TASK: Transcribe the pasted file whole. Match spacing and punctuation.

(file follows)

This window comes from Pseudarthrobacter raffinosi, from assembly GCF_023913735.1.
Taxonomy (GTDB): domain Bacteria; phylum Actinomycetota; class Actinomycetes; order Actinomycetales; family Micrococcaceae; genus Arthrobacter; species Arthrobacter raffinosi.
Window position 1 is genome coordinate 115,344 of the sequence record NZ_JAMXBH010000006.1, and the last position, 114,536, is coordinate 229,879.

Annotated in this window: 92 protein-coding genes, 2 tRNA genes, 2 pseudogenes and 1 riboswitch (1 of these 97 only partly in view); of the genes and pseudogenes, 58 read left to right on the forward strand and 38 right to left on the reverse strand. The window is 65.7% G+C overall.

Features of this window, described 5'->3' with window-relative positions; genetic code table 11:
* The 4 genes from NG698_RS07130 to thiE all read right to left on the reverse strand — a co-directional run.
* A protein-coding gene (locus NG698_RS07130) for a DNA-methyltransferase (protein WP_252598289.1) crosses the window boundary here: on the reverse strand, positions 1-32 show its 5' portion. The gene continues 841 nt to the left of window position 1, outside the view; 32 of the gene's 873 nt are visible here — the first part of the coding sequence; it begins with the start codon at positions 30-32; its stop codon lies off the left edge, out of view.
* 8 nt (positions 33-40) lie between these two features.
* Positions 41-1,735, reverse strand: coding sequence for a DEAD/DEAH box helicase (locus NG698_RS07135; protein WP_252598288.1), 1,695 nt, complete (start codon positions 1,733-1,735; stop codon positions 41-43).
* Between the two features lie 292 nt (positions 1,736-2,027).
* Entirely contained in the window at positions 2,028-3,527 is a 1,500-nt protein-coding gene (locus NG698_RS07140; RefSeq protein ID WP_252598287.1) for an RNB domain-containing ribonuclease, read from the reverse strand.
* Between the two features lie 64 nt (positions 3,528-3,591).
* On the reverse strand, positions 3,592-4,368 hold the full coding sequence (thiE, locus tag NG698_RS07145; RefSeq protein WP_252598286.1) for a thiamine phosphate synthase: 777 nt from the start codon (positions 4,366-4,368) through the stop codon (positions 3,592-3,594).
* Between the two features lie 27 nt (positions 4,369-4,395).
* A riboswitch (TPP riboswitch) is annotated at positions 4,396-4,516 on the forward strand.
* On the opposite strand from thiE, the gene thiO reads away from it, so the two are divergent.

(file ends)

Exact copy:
This window comes from Pseudarthrobacter raffinosi, from assembly GCF_023913735.1.
Taxonomy (GTDB): domain Bacteria; phylum Actinomycetota; class Actinomycetes; order Actinomycetales; family Micrococcaceae; genus Arthrobacter; species Arthrobacter raffinosi.
Window position 1 is genome coordinate 115,344 of the sequence record NZ_JAMXBH010000006.1, and the last position, 114,536, is coordinate 229,879.

Annotated in this window: 92 protein-coding genes, 2 tRNA genes, 2 pseudogenes and 1 riboswitch (1 of these 97 only partly in view); of the genes and pseudogenes, 58 read left to right on the forward strand and 38 right to left on the reverse strand. The window is 65.7% G+C overall.

Features of this window, described 5'->3' with window-relative positions; genetic code table 11:
* The 4 genes from NG698_RS07130 to thiE all read right to left on the reverse strand — a co-directional run.
* A protein-coding gene (locus NG698_RS07130) for a DNA-methyltransferase (protein WP_252598289.1) crosses the window boundary here: on the reverse strand, positions 1-32 show its 5' portion. The gene continues 841 nt to the left of window position 1, outside the view; 32 of the gene's 873 nt are visible here — the first part of the coding sequence; it begins with the start codon at positions 30-32; its stop codon lies off the left edge, out of view.
* 8 nt (positions 33-40) lie between these two features.
* Positions 41-1,735, reverse strand: coding sequence for a DEAD/DEAH box helicase (locus NG698_RS07135; protein WP_252598288.1), 1,695 nt, complete (start codon positions 1,733-1,735; stop codon positions 41-43).
* Between the two features lie 292 nt (positions 1,736-2,027).
* Entirely contained in the window at positions 2,028-3,527 is a 1,500-nt protein-coding gene (locus NG698_RS07140; RefSeq protein ID WP_252598287.1) for an RNB domain-containing ribonuclease, read from the reverse strand.
* Between the two features lie 64 nt (positions 3,528-3,591).
* On the reverse strand, positions 3,592-4,368 hold the full coding sequence (thiE, locus tag NG698_RS07145; RefSeq protein WP_252598286.1) for a thiamine phosphate synthase: 777 nt from the start codon (positions 4,366-4,368) through the stop codon (positions 3,592-3,594).
* Between the two features lie 27 nt (positions 4,369-4,395).
* A riboswitch (TPP riboswitch) is annotated at positions 4,396-4,516 on the forward strand.
* On the opposite strand from thiE, the gene thiO reads away from it, so the two are divergent.